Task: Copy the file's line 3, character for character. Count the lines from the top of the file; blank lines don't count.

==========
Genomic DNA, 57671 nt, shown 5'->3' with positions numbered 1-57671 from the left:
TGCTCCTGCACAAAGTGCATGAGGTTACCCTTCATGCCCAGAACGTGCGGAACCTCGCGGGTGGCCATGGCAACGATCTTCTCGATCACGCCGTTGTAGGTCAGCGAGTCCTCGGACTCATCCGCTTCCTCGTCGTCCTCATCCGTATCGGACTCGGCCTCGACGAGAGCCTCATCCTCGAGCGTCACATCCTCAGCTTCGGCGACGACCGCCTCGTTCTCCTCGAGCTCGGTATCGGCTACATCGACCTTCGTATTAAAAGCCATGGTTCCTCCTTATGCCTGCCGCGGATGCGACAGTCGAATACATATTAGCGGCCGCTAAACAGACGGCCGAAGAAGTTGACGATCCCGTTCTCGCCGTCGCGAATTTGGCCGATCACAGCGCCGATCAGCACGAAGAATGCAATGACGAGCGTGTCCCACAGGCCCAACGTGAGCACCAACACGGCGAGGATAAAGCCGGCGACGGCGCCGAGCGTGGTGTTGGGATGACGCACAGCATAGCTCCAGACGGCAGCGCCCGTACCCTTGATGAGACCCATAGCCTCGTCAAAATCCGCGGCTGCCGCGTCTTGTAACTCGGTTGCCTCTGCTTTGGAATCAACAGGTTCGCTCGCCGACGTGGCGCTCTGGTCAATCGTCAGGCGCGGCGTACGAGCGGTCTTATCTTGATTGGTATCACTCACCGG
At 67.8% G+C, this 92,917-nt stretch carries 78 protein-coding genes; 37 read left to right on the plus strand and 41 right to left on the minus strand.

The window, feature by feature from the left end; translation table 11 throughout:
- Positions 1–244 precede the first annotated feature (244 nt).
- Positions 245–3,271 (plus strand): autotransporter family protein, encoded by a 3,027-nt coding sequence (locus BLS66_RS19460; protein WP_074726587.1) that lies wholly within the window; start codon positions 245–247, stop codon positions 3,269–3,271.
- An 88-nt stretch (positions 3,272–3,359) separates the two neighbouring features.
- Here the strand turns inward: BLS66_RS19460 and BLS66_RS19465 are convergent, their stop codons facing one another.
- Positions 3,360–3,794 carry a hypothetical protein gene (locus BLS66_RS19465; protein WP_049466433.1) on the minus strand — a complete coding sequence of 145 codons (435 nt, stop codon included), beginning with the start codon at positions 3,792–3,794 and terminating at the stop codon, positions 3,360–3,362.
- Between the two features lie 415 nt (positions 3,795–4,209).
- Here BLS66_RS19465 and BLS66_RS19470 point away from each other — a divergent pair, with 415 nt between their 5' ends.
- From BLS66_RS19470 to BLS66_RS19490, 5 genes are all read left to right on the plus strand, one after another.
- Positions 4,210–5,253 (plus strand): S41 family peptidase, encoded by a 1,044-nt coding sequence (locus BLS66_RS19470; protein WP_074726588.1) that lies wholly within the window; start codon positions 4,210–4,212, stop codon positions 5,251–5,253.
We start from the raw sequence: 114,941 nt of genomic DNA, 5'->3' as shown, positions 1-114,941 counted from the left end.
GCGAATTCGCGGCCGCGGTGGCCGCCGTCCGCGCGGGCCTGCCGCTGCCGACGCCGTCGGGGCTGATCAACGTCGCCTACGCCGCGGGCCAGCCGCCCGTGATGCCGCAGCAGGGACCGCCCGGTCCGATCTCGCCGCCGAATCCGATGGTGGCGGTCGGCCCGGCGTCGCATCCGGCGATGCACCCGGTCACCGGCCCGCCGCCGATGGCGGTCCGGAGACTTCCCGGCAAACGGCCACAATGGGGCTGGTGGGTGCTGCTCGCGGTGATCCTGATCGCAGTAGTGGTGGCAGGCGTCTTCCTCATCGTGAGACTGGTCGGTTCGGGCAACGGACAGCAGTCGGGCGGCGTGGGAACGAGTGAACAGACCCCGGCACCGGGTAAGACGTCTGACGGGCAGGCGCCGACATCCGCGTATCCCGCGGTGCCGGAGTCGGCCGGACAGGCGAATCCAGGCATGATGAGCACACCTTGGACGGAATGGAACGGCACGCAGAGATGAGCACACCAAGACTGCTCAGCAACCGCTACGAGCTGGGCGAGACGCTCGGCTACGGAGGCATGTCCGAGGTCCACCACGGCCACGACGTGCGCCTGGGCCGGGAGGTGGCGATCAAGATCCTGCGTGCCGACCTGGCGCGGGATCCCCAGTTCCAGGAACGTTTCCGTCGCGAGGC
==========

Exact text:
At 67.8% G+C, this 92,917-nt stretch carries 78 protein-coding genes; 37 read left to right on the plus strand and 41 right to left on the minus strand.